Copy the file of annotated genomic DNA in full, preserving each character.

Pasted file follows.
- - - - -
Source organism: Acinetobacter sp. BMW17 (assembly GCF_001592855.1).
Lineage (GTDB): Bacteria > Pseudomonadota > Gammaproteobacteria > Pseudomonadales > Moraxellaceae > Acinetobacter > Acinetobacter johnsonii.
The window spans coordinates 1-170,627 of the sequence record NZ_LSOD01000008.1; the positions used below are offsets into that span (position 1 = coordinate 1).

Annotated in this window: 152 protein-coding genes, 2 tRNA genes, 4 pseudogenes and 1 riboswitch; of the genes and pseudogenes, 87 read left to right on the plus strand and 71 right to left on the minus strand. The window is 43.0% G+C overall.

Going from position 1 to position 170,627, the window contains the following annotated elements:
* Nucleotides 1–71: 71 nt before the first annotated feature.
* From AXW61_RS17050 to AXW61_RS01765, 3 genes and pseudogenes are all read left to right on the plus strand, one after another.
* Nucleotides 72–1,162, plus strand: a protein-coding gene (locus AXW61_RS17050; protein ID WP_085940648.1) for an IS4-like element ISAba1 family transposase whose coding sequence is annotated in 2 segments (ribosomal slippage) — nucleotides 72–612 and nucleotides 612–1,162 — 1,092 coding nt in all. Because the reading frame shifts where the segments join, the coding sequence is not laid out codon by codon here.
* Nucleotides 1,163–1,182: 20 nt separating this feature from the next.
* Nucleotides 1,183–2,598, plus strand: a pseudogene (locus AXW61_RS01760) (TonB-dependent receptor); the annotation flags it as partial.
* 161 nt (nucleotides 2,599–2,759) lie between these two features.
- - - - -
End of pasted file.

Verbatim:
Source organism: Acinetobacter sp. BMW17 (assembly GCF_001592855.1).
Lineage (GTDB): Bacteria > Pseudomonadota > Gammaproteobacteria > Pseudomonadales > Moraxellaceae > Acinetobacter > Acinetobacter johnsonii.
The window spans coordinates 1-170,627 of the sequence record NZ_LSOD01000008.1; the positions used below are offsets into that span (position 1 = coordinate 1).

Annotated in this window: 152 protein-coding genes, 2 tRNA genes, 4 pseudogenes and 1 riboswitch; of the genes and pseudogenes, 87 read left to right on the plus strand and 71 right to left on the minus strand. The window is 43.0% G+C overall.

Going from position 1 to position 170,627, the window contains the following annotated elements:
* Nucleotides 1–71: 71 nt before the first annotated feature.
* From AXW61_RS17050 to AXW61_RS01765, 3 genes and pseudogenes are all read left to right on the plus strand, one after another.
* Nucleotides 72–1,162, plus strand: a protein-coding gene (locus AXW61_RS17050; protein ID WP_085940648.1) for an IS4-like element ISAba1 family transposase whose coding sequence is annotated in 2 segments (ribosomal slippage) — nucleotides 72–612 and nucleotides 612–1,162 — 1,092 coding nt in all. Because the reading frame shifts where the segments join, the coding sequence is not laid out codon by codon here.
* Nucleotides 1,163–1,182: 20 nt separating this feature from the next.
* Nucleotides 1,183–2,598, plus strand: a pseudogene (locus AXW61_RS01760) (TonB-dependent receptor); the annotation flags it as partial.
* 161 nt (nucleotides 2,599–2,759) lie between these two features.